3. Your dog may be comfortable navigating your home without the Halo but needs additional support in new environments. The Halo helps them get used to a new space without injury or loss of confidence in their ability to navigate with scent.

8. Reintroduce the Stairs

Stairs can be tricky. Until your dog can go up and down the stairs with confidence, it’s important to use a baby gate to restrict access and minimize the risk of a fall.

In order to reintroduce your dog to the stairs, first put your dog on a leash. This communicates to them that you are there and that they are safe. Then stand in front of them - a step or two above or below - and place a treat just out of their reach. If they are hesitant to move, do not pull on the leash. Rather place your hand under their body and gently move them in the right direction.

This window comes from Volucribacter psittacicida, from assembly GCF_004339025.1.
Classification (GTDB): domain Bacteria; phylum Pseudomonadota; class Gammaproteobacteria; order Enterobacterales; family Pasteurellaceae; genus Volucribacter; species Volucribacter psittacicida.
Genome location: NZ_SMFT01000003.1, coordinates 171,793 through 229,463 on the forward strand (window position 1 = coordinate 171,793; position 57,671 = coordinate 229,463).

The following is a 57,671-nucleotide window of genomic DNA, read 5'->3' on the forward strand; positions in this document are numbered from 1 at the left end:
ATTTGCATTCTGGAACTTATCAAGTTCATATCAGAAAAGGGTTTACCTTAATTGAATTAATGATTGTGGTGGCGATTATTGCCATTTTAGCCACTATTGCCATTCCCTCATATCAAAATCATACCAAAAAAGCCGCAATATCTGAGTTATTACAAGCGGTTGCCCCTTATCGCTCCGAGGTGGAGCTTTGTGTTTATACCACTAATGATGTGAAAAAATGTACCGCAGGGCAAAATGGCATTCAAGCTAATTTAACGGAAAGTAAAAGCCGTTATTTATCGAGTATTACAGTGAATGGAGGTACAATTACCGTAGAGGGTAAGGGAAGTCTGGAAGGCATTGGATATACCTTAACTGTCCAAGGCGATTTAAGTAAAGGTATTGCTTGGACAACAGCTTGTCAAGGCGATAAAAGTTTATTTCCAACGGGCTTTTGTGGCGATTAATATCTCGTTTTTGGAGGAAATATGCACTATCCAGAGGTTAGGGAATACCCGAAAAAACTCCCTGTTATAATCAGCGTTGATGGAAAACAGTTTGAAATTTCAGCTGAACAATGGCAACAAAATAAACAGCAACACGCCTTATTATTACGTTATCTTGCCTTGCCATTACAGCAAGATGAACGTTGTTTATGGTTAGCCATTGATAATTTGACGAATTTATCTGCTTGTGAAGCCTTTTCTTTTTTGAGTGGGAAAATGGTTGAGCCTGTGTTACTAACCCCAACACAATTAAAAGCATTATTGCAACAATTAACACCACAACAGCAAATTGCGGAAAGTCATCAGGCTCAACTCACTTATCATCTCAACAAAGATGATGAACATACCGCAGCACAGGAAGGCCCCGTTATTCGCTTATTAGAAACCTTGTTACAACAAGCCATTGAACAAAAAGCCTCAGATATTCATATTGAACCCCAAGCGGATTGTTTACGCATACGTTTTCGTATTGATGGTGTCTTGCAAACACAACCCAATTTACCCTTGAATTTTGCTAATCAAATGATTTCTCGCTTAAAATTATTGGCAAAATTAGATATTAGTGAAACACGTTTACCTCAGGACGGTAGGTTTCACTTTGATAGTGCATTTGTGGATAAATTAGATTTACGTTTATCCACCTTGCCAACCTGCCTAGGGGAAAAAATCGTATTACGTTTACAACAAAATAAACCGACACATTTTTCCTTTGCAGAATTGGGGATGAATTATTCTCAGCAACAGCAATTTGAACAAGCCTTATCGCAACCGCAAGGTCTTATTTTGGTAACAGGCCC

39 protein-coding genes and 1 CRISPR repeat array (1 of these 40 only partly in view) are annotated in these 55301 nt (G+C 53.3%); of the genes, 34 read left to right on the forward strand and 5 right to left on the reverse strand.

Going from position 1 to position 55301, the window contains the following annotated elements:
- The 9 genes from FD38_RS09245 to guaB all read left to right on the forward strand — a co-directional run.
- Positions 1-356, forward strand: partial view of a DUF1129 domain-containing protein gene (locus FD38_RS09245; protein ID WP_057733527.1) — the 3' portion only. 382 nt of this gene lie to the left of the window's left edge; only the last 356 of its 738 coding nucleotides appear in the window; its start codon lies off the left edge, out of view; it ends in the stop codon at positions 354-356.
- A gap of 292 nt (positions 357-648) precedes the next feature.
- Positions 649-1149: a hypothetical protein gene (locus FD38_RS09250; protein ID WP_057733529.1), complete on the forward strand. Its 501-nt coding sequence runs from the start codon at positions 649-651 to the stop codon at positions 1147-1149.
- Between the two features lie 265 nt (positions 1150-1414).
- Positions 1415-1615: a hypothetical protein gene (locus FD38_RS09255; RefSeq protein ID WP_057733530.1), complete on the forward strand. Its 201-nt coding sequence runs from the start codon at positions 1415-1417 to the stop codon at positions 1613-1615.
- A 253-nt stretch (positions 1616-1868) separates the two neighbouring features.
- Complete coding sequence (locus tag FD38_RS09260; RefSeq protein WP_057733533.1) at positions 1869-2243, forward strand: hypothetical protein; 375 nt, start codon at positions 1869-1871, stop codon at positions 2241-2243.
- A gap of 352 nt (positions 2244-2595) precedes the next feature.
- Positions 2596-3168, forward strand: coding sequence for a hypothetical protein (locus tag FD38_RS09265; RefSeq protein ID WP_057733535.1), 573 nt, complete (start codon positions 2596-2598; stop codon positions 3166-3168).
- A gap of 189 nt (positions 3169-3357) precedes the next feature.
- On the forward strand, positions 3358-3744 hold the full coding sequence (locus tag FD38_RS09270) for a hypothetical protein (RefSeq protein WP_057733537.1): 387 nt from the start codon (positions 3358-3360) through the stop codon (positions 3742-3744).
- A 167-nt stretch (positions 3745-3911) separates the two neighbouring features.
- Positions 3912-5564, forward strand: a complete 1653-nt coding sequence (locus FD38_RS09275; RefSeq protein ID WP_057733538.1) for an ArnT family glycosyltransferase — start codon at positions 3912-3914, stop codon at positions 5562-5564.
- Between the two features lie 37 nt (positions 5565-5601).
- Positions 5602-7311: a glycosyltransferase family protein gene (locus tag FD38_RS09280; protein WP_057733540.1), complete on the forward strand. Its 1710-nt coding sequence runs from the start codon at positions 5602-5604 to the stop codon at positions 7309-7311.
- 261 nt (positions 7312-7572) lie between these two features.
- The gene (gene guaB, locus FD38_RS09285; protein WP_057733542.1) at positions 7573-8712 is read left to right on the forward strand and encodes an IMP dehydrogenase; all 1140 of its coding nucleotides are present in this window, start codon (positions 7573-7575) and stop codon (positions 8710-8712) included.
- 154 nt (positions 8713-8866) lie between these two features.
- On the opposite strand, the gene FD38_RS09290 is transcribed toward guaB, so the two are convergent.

Patience and understanding is key here. Keep your training sessions short and positive. If one or both of you become frustrated, it’s definitely time to stop and try again later.

9. Use Their Sense of Smell

A dog’s nose is already a wondrously powerful thing, but many blind dogs have an even greater, more acute sense of smell.

We can take advantage of this to help them navigate. Using scents or pheromones in different parts of the home may be helpful for helping them find specific places, particularly if used at corners or junctions in the home.

Scent can also help them find comfort and joy. Toys and blankets that have a familiar smell may provide comfort throughout the day, during stressful times or while traveling. You can also help your dog engage in play by rubbing toys or balls with treats before throwing them to help your pup retrieve them.

There are so many ways you can help your dog orient themselves and navigate their surroundings through the use of sound. Here are just a few: